Nick Power is a b*boy and choreographer, and a 2018 Sidney Myer Creative Fellow. His work Between Tiny Cities is heading to Sydney and Melbourne this July.
This article was first published in the December 18/Janurary 19 issue of "Dance Australia".
Dance Australia: Where did you grow up?
Nick Power: I was born and grew up in the regional Queensland town of Toowoomba. I live in Sydney these days.
Do you come from an artistic family?
My brother, Damien, is a comedian. He does shows all around the world and appears on TV regularly. I’m so glad I have a brother in the performing arts, we can compare notes and support each other. My mum loves the arts, she paints in her spare time. I also have a brother, Will, who is a world champion Indycar driver.
How did you discover break dance?
I discovered breaking through an Australian underground hip hop magazine, Hype. It had graffiti and music and also a page about the Australian and international breaking scene. This sparked my interest. I was around 15 at the time. After seeing that article in Hype magazine I used to rent a classic old school breakdance video called Beat Street from my local store. I’d watch the moves over and over again in slow motion and taught myself that way.
How did you transition from amateur to professional?
After moving to Brisbane I started training with some local dance crews, competing in battles and performing in nightclubs. After a few years of gaining skills and connections I began to get offered opportunities to teach and perform at local dance festivals, this broadened my thinking around dance and the potential to make a career path started to appear.
You’ve worked with several contemporary dance and physical theatre companies, including Tracks Dance and Stalker Theatre, and even had an international residency at the Cite International Des Arts in Paris. How did that all come about?
It was through dance festivals, particularly Stamp Ground, where I was exposed to new ways of working and also got to meet [people] who seemed to be interested in what I could offer. The opportunity to create shows with Tracks and Stalker opened me up to a whole new world. I was able to follow my raw instinct as a choreographer, learning on the job. It was exciting and new and I had some early success – my first work for Stalker did a big European tour … but I knew I still had a long way to go and a lot to learn. I still feel that way.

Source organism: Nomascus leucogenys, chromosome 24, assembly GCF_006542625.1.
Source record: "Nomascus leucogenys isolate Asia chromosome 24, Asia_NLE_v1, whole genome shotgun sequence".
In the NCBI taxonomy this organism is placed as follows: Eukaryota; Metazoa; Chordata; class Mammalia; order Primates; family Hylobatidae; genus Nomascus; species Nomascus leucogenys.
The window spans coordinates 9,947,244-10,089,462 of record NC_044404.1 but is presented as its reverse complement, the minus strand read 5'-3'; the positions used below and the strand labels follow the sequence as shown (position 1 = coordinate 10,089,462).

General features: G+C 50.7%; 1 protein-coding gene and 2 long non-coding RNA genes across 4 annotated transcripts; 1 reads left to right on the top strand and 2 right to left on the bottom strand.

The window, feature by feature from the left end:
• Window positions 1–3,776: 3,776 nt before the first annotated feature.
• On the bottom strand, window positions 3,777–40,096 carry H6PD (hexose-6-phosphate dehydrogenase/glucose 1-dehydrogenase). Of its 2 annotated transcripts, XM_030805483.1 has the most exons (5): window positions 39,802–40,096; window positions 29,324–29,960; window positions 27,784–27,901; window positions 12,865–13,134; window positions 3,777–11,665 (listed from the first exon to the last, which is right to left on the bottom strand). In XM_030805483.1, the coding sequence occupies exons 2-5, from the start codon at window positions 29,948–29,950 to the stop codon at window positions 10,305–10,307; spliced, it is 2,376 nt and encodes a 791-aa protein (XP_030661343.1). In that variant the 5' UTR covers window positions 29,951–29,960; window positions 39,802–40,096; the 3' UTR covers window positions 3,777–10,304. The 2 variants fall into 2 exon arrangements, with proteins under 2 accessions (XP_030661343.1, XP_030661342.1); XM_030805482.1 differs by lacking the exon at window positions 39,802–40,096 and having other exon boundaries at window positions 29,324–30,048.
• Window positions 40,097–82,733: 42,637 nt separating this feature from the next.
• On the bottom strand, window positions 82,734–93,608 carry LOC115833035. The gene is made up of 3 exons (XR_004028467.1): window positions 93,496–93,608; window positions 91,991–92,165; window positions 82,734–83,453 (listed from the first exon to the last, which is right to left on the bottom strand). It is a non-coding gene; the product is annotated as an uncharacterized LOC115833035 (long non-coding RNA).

You worked with the remote Aboriginal community of Lajamanu over 10 years – what was your role in that project?
I was youth choreographer, predominantly working with the young people in the school but also getting mentored by the elders of the community about Walpiri culture. This experience changed my life; it raised a lot of questions for me particularly around my own connection to culture. I started to realise that hip hop had given me a dance form that had its own history, rituals and connection to culture. This realisation gave me a clear path forward for my choreographic practice.
How did your work at Lajamanu inform your first full-length work, Cypher?
A cypher is the circular dance ritual that forms at hip hop jams, with dancers vying for the centre space to dance their set, one at a time. Through my experiences in Lajamanu I realised that this was our hip hop ritual - it encompassed community, rivalry, celebration and knowledge, it has its own language and set of rules. The cypher was my entry point into hip hop.
Your second work, Between Tiny Cities, premiered at Dance Massive and has had seasons in Phnom Penh, Darwin, at APAM and in Hong Kong … what is it about?
It’s a duet featuring a dancer from Darwin (Aaron Lim) and a dancer from Phnom Penh (Erak Mith). In the work I take my orientation from b*boy battle culture to explore masculinity and friendship through an intercultural perspective.
What are your plans for your Sidney Myer Fellowship?
I just want to keep developing as a dance artist. I’m keen to make some new work, connect with inspiring humans and continue to learn. I’m truly excited about what will come of this incredible opportunity, I’m still pinching myself to make sure it’s real!
Top photo: Thoeun Veassna.